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NEWS | July 22, 2021

Pennsylvania Guard participates in cyber defense exercise

By Joint Force Headquarters - Pennsylvania National Guard

CAMP WILLIAMS, Utah – Eight cyber experts from the Pennsylvania National Guard are participating in Cyber Shield, the Department of Defense's largest unclassified cyber defense exercise, at Camp Williams July 10-23.

The Pennsylvania Army National Guard's cyber team has participated in Cyber Shield every year since it began in 2013.

"This year, the team chose to participate in a nontraditional way by taking leadership roles to build the exercise cyber range, lead network owners, and augment other efforts such as red team, fusion, and help desk operations," said Maj. Christine Pierce, cyber team chief for the Pennsylvania Army National Guard's Defensive Cyber Operations Element. "Our goal was to leverage our team's deep exercise history and technical expertise to enhance Cyber Shield for everyone."

Cyber Shield 21 develops, trains and exercises cyber forces in computer network internal defensive measures and cyber incident response. About 800 top cyber defense professionals, from National Guard Soldiers and Airmen to government and industry partners, join in a hybrid in-person and online environment.

The Pennsylvania Army National Guard's cyber warriors are part of the exercise's leadership and core staff.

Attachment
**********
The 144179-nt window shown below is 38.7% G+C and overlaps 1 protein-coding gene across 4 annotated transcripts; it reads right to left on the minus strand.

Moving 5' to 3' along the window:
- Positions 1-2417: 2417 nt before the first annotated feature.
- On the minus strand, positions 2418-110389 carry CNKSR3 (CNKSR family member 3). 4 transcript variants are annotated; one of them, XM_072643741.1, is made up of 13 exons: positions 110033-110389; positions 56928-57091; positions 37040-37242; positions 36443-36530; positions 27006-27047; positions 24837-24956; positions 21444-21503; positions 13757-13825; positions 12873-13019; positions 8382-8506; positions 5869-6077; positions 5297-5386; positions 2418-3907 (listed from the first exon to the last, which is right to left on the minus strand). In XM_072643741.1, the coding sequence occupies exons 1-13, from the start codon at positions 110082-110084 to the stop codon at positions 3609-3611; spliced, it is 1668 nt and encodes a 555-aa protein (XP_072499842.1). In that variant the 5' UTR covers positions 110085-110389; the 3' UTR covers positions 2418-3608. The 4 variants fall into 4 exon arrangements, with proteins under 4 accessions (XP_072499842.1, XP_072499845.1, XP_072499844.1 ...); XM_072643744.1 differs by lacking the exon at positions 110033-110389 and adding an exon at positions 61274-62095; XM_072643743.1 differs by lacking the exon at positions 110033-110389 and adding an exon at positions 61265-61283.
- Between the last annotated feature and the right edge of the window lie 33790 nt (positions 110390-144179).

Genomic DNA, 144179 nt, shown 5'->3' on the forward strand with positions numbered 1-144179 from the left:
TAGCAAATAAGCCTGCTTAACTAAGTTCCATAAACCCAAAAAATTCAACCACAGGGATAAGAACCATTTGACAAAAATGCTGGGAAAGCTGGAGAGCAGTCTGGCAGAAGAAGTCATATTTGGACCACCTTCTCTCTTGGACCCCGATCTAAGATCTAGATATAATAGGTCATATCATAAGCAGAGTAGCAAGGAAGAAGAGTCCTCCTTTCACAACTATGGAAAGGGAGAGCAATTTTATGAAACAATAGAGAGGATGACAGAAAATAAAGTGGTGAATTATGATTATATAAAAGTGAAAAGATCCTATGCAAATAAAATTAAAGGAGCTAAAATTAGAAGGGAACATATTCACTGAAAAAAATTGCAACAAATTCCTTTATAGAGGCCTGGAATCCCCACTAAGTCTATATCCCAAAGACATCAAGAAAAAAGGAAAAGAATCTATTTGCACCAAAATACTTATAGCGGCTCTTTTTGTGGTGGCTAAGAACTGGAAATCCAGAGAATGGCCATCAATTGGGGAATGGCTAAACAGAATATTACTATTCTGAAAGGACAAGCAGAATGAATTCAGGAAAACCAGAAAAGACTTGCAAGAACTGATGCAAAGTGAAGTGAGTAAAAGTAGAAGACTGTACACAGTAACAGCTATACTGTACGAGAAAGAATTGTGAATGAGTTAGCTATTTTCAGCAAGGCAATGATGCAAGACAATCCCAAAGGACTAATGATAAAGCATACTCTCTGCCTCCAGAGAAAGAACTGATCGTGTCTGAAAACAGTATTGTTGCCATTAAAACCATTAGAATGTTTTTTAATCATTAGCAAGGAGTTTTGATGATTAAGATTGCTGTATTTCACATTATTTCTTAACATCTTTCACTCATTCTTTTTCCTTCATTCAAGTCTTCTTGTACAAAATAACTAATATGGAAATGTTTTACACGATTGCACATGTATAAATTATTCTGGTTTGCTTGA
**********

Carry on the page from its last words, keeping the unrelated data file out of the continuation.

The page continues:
"Cyber incidents are an ongoing and substantial threat in 2021. America's power plants, food supply, water supply, health care, law enforcement and defense sectors have all come under attack," said Army Gen. Daniel R. Hokanson, chief of the National Guard Bureau, during a media roundtable June 29. "These cyber threats extend our adversaries' reach across borders and time zones, and it could have devastating consequences."

There have been attacks or attempted attacks in every U.S. state. Though the National Guard doesn't need to respond to every episode, cyber defense experts stress the importance of planning and training together.

"Cyber Shield is special because it integrates all levels of government and utilities, high-tech industry, law enforcement and other partners," said Maj. Gen. Rich Neely, a master cyberspace officer and the adjutant general of Illinois. "It has been described as kind of like a pickup basketball game where the teams choose their best players, both in the military and outside the military, and bring them along." 

The Pennsylvania Guard cyber branch works with the Pennsylvania Office of Homeland Security, colleges and universities and local, state and federal agencies to help protect their networks from ransomware, spyware, phishing and other malicious attacks.